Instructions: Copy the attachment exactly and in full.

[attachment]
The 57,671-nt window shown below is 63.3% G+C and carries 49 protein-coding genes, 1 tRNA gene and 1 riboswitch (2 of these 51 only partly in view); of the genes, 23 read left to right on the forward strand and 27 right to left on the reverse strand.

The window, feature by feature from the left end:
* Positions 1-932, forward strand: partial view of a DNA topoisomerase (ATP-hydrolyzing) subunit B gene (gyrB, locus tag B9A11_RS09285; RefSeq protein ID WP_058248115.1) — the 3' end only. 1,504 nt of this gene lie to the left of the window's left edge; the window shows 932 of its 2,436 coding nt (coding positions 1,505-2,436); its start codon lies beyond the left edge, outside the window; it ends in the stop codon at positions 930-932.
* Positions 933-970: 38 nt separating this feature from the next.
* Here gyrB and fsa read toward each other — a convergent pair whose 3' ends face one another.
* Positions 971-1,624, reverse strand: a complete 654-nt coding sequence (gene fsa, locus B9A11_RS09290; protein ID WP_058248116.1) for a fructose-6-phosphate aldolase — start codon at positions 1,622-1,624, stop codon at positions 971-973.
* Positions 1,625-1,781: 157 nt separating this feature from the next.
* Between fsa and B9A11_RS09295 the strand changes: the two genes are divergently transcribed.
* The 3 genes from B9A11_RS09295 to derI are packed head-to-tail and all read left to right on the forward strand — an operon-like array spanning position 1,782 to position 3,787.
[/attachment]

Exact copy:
The 57,671-nt window shown below is 63.3% G+C and carries 49 protein-coding genes, 1 tRNA gene and 1 riboswitch (2 of these 51 only partly in view); of the genes, 23 read left to right on the forward strand and 27 right to left on the reverse strand.

The window, feature by feature from the left end:
* Positions 1-932, forward strand: partial view of a DNA topoisomerase (ATP-hydrolyzing) subunit B gene (gyrB, locus tag B9A11_RS09285; RefSeq protein ID WP_058248115.1) — the 3' end only. 1,504 nt of this gene lie to the left of the window's left edge; the window shows 932 of its 2,436 coding nt (coding positions 1,505-2,436); its start codon lies beyond the left edge, outside the window; it ends in the stop codon at positions 930-932.
* Positions 933-970: 38 nt separating this feature from the next.
* Here gyrB and fsa read toward each other — a convergent pair whose 3' ends face one another.
* Positions 971-1,624, reverse strand: a complete 654-nt coding sequence (gene fsa, locus B9A11_RS09290; protein ID WP_058248116.1) for a fructose-6-phosphate aldolase — start codon at positions 1,622-1,624, stop codon at positions 971-973.
* Positions 1,625-1,781: 157 nt separating this feature from the next.
* Between fsa and B9A11_RS09295 the strand changes: the two genes are divergently transcribed.
* The 3 genes from B9A11_RS09295 to derI are packed head-to-tail and all read left to right on the forward strand — an operon-like array spanning position 1,782 to position 3,787.